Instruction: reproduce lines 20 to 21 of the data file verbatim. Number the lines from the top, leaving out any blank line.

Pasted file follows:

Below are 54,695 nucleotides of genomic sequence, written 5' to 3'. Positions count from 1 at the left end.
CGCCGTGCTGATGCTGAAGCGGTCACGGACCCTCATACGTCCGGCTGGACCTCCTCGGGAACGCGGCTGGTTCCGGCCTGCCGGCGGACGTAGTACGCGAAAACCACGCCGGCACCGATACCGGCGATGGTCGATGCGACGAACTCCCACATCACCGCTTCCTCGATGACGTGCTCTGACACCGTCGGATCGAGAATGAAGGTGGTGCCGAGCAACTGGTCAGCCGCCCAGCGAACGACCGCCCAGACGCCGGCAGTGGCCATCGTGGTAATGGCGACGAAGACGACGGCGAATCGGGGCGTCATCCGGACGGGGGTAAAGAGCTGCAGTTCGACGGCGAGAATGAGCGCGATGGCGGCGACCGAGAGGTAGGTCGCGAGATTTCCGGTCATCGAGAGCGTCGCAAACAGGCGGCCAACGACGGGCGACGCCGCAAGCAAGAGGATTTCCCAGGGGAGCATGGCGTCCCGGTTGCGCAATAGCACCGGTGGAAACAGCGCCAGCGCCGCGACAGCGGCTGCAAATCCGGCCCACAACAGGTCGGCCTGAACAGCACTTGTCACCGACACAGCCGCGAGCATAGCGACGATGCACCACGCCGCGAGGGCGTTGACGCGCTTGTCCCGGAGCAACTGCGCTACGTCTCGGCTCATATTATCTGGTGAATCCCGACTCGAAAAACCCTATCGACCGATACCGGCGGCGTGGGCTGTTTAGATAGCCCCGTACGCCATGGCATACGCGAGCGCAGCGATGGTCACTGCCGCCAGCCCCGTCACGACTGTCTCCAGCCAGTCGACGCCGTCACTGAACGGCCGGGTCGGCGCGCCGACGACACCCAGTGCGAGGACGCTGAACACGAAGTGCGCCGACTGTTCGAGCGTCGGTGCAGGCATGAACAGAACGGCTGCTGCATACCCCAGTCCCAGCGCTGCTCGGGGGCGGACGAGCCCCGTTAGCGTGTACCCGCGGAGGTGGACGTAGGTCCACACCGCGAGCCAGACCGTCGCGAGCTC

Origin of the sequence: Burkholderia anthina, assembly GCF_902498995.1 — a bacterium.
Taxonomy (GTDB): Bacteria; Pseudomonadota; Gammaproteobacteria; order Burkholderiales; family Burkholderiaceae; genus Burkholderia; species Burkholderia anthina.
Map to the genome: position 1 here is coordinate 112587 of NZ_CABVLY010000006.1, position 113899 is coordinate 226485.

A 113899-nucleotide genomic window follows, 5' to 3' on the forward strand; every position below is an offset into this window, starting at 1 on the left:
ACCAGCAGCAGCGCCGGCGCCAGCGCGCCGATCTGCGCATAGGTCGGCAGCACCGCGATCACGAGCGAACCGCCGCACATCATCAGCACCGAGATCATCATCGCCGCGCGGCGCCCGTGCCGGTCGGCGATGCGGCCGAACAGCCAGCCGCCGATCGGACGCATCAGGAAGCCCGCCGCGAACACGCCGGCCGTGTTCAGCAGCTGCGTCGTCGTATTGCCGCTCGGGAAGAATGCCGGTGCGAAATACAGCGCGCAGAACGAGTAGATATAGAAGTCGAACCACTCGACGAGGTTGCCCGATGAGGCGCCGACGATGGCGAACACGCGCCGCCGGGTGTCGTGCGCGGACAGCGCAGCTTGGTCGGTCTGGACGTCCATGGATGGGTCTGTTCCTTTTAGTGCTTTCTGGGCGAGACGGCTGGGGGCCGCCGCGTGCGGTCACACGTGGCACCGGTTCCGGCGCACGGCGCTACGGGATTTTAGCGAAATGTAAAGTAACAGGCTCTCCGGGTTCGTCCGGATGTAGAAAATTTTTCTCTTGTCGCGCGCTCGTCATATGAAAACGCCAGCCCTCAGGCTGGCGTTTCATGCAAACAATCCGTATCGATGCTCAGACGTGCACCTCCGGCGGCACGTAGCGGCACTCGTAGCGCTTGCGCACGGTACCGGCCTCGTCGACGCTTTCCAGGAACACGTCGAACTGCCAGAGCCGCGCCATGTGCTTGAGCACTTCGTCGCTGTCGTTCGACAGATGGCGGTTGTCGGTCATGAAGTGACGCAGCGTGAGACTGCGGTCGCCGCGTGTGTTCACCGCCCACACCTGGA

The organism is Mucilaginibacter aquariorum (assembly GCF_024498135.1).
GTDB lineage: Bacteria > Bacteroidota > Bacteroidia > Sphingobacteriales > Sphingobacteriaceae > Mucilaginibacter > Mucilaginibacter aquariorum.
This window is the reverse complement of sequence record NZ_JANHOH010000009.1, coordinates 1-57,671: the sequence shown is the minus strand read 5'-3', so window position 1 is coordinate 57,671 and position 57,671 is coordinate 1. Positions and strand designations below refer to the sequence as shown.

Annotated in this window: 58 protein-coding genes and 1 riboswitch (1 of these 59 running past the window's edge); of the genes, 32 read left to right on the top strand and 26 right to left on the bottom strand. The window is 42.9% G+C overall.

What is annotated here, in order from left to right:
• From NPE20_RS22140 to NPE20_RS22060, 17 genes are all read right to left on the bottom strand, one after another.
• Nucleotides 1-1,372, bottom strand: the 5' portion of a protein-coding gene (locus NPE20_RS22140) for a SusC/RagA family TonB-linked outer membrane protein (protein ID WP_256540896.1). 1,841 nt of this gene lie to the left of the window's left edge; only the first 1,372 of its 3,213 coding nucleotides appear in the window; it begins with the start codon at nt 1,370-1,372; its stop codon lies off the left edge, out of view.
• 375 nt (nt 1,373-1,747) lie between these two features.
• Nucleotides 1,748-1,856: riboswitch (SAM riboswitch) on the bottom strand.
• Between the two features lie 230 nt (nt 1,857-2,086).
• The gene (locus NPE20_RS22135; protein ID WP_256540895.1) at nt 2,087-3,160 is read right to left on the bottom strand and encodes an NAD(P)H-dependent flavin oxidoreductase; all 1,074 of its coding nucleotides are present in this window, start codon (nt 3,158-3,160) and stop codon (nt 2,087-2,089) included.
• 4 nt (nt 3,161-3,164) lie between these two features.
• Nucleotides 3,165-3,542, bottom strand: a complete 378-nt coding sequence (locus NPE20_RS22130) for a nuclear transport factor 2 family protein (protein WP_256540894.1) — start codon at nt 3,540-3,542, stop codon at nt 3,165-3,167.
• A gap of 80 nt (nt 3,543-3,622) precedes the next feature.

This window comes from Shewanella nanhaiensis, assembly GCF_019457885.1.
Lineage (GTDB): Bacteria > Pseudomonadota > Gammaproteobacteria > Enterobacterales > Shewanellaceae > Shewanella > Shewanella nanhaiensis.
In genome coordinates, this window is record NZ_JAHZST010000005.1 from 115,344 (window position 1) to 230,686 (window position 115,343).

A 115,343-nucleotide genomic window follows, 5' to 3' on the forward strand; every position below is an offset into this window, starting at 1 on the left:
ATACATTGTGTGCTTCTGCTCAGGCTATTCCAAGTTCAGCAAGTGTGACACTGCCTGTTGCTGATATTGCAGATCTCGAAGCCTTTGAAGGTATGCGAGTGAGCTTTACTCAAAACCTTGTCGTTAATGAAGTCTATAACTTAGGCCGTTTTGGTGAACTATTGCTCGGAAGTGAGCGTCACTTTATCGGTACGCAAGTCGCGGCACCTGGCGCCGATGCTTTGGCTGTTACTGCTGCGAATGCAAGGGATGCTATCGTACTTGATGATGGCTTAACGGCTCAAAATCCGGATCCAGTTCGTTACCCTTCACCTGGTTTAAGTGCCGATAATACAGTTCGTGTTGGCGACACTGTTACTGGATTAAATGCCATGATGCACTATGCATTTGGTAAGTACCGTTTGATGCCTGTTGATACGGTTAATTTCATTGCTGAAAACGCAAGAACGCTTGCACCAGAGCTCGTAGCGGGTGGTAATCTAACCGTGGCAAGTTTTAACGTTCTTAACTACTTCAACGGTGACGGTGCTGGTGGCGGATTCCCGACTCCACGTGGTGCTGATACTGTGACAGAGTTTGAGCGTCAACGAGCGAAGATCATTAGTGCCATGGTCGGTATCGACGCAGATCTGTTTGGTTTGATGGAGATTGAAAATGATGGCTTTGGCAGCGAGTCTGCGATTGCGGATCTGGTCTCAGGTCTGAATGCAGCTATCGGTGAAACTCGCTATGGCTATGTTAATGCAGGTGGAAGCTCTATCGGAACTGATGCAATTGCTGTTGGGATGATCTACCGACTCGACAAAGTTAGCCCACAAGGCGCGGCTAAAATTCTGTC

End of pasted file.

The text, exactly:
• Nucleotides 3,165-3,542, bottom strand: a complete 378-nt coding sequence (locus NPE20_RS22130) for a nuclear transport factor 2 family protein (protein WP_256540894.1) — start codon at nt 3,540-3,542, stop codon at nt 3,165-3,167.
• A gap of 80 nt (nt 3,543-3,622) precedes the next feature.